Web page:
This goes the same way the other way around. No one ever said the road to hell was paved with good results. Elder Oaks said the following. "The Final Judgment is not just an evaluation of a sum total of good and evil acts—what we have done." He instead declared, "It is an acknowledgement of the final effect of our acts and thoughts—what we have become." I think another way to put that is that final judgement is a exposure of the result within us of every thought, belief, desire, action, or lack thereof.

Here's where I tie this into the comparison between righteous tradition and mindless addiction. I believe the best way to determine which of our habits is which is to do a raw, no-holds-barred confrontation with our reasons for those habits and our feelings and thoughts immediately before and after participating in them. In some cases this might mean that those merely okay things and even some good things need to exchanged for something better if they are not actively contributing to our spiritual change and growth. A few entries ago, I mentioned that one of the ways in which Lorraine and I are changing things up a bit for Christmas is by not being so attached to the idea that we have to have a Christmas tree among other things. For me this was slightly hard to accept but after some discussion with my wife I realized that I was only attached to idea of having the tree up because it looks pretty and gets me in the mood for presents and eggnog, etc.

As hard as it was for me to realize that my first thought when seeing a Christmas tree was never anything like "I am thankful for my Savior and how that tree reminds me of Him," it was quite freeing to be able to now make room for much much better things. Therefore, this year I have looked ways to replace that tradition with something that actually does bring my thoughts to my Lord and Redeemer, finding more ways to serve others and deliberately make my prayers more intentional and detailed. Of course, if Christmas trees do draw your mind to Jesus Christ, then all the power to you in that symbol of the Savior, for you.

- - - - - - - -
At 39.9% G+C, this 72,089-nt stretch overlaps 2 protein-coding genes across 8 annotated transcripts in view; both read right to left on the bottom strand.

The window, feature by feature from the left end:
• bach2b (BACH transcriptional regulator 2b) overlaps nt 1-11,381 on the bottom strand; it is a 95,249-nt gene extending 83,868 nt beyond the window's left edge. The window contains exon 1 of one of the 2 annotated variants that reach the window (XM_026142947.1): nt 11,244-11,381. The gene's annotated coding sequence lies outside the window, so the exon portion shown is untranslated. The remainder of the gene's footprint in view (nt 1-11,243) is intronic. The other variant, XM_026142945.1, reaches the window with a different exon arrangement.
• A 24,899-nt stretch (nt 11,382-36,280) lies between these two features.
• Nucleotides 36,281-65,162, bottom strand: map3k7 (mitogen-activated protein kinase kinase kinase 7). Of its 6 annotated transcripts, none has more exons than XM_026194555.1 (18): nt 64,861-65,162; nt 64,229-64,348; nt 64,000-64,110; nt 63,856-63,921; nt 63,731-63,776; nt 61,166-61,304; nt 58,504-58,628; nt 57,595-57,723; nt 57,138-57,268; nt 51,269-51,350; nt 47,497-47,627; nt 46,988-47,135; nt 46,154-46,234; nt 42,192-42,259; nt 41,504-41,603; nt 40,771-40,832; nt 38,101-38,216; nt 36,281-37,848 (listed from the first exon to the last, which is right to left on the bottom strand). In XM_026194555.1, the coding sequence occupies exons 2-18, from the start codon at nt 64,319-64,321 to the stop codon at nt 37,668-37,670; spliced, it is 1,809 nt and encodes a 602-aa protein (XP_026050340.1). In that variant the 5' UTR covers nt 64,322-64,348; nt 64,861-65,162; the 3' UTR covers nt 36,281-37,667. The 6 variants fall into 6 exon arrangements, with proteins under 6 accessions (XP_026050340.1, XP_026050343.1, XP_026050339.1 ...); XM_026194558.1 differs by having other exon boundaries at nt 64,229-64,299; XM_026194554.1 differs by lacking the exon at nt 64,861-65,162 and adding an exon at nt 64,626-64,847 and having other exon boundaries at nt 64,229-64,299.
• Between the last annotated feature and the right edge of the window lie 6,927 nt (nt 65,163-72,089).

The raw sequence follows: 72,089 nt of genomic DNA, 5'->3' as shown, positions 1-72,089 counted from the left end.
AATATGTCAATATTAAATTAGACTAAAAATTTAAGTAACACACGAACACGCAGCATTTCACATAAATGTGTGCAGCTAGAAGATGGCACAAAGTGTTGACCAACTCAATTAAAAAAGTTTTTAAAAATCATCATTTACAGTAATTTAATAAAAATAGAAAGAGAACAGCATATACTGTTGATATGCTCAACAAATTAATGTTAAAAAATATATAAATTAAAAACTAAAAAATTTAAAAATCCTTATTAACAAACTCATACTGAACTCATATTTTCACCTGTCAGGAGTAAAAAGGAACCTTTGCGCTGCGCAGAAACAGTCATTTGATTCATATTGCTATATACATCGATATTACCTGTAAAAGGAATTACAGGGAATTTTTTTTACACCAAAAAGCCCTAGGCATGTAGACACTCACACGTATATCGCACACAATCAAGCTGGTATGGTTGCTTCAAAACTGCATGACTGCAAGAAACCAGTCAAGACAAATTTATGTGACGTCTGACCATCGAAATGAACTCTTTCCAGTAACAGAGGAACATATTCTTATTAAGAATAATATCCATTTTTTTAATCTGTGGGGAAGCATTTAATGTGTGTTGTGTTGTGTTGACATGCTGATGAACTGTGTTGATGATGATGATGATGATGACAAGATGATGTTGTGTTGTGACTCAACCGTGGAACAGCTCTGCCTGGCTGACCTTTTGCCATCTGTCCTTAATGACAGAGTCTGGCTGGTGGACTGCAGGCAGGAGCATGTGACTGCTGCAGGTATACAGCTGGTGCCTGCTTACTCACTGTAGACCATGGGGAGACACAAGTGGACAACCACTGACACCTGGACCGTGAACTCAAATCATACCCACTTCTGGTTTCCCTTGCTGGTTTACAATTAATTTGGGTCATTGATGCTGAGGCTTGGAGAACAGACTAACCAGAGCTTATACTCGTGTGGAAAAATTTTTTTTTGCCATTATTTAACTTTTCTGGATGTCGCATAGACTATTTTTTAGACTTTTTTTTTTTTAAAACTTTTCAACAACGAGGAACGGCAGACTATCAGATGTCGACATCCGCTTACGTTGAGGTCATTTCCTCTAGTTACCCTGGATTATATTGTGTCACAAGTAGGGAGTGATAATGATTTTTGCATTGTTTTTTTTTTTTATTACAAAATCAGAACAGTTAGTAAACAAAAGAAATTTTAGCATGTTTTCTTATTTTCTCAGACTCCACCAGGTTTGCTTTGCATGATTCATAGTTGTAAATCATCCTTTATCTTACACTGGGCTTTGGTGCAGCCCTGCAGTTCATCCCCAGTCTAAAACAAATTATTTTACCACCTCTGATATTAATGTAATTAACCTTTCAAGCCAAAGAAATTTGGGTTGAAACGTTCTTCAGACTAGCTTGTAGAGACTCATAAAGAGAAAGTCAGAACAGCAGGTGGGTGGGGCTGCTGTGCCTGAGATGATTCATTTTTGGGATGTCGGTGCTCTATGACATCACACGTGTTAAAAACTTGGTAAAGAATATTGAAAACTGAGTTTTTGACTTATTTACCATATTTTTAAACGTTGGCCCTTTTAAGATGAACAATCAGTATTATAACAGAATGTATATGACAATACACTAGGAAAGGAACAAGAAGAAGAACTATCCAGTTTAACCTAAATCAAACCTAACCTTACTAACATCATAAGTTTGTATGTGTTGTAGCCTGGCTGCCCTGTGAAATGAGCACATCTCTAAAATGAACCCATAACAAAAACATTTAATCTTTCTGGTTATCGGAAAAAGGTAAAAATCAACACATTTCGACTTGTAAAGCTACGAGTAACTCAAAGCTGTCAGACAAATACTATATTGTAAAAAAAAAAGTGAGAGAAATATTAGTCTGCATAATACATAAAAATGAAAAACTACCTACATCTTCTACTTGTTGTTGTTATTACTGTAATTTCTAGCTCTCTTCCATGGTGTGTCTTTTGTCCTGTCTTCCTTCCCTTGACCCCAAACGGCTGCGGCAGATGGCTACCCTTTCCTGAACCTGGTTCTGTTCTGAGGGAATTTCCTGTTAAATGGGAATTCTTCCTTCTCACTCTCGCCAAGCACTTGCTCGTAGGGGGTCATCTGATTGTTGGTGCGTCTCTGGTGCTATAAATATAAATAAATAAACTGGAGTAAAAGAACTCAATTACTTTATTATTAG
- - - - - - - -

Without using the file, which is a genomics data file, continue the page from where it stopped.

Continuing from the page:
At certain points in my life I've also identified things that everyone should absolutely be doing no matter what - like core commandments of the gospel - which I came to understand I wasn't really doing with a desire to be "anxiously engaged" in said commandment. It's quite a lot to chew on mentally to consider that doing those essential things for the wrong reasons is, as Moroni seems to have said, "evil before God." Wow. Even writing that hurts a little bit. When we repetitively do good or essential things, - or anything even kind of good for that matter - without any righteous enthusiasm or with impure and unholy motives, we are no longer engaged in righteous tradition, but mindless addiction.

It all boils down to what the habit is turning or not turning us into. Life is like constantly going up a down escalator. If there's anything in our lives that is not enabling us to run faster upward (toward being Christlike) than the escalator is going downward (toward infectiously corrosive standards of the world), they need to be replaced with something better OR, if they are the essential things, done with the correct motivation and attitude.